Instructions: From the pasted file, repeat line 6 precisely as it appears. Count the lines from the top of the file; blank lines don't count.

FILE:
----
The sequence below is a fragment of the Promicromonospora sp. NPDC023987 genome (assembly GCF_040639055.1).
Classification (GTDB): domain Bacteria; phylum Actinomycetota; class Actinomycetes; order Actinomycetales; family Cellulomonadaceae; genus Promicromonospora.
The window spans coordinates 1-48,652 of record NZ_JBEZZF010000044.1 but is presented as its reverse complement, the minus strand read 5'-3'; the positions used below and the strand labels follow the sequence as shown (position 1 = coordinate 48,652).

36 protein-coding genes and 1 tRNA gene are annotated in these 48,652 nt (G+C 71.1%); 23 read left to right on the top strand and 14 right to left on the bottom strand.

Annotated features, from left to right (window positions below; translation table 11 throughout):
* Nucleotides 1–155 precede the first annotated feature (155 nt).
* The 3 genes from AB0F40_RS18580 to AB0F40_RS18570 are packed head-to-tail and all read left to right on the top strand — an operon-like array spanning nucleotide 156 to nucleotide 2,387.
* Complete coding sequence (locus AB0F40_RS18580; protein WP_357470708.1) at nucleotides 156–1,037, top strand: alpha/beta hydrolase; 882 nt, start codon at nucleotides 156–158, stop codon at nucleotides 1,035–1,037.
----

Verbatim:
* Nucleotides 1–155 precede the first annotated feature (155 nt).